Ever since my first experiences of playing in an orchestral pit as a student in operas of Mozart, Verdi and Puccini, I’ve always thought of the orchestral contribution to an opera of being of paramount importance, the medium’s genuine protagonist as it were. It seems fitting then that this new work for orchestra, Moments of Bliss, signifies a first station on the long journey of writing my first full length opera based on Bliss, the first novel of the celebrated Australian writer Peter Carey. I have chosen four scenes from this powerfully dark and satirical tale and shaped them into a suite of four purely orchestral movements which will form the basis for several orchestral interludes throughout the opera.
Published in 1982, Carey’s Bliss relates the life of a happy innocent, Harry Joy, a story-telling advertising agent, father of two and universally admired "Good Bloke" who dies of a heart attack. Though clinically dead, Harry is revived after four minutes, convinced however that he has awoken in hell. In this tormented vision of his own life, Harry meets the wonderful healer and whore, Honey Barbara, a fellow traveller with whom Harry manages to conquer hell, regain his sense of love and faith, and retire to a paradisiacal forest.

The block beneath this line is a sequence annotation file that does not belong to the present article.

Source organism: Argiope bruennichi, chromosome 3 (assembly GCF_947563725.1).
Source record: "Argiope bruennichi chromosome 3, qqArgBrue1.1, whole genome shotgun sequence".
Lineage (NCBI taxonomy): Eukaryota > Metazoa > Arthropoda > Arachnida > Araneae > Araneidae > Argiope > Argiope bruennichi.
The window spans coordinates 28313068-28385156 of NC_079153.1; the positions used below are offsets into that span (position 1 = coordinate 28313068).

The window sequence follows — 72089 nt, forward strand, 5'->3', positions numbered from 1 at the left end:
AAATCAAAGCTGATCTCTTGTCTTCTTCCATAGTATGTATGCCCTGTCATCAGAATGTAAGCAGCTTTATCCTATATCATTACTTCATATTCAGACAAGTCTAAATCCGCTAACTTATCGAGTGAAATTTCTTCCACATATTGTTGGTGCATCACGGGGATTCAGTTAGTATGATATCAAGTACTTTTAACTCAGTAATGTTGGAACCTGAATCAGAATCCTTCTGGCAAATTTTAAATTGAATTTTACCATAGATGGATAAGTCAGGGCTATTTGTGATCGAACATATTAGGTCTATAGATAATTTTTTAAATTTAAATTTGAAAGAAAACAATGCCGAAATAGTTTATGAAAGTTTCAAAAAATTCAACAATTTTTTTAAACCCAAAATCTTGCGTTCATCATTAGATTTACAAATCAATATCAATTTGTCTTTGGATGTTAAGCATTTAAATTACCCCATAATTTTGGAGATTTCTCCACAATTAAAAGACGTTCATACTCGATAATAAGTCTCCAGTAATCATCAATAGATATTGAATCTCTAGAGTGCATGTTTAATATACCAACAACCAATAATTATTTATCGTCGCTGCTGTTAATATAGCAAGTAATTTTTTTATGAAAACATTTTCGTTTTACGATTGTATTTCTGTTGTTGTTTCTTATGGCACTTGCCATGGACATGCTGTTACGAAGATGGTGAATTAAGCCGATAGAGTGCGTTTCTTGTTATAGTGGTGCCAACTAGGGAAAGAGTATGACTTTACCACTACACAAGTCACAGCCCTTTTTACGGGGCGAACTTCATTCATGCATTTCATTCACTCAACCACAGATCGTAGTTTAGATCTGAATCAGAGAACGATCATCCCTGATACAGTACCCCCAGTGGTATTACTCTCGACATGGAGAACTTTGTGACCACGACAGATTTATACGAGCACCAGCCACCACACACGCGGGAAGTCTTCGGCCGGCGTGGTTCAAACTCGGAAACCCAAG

In finding it important to allow this orchestral piece to follow the evolution of its own musical drama, the four scenes don’t necessarily appear in the same chronology as the book. Hence the first movement, Hotel Room (Awakening), places us in a scene from about halfway through the story’s telling: the magical moment of the awakening of love between Harry and the young prostitute, Honey Barbara. Harry has arranged for Honey to join him in the opulent hotel room in which he has ensconced himself. Though initially embarking on the purely commercial and relatively anonymous relationship of hooker and client, their ensuing conversation reveals genuine empathy and sympathy for each other. Set against the mindless drone of TV programmes from neighbouring hotel rooms, the opening movement captures this awakening, eventually evoking a smoky, erotic atmosphere of mutual attraction through the sounds of a late-night-piano-bar combo.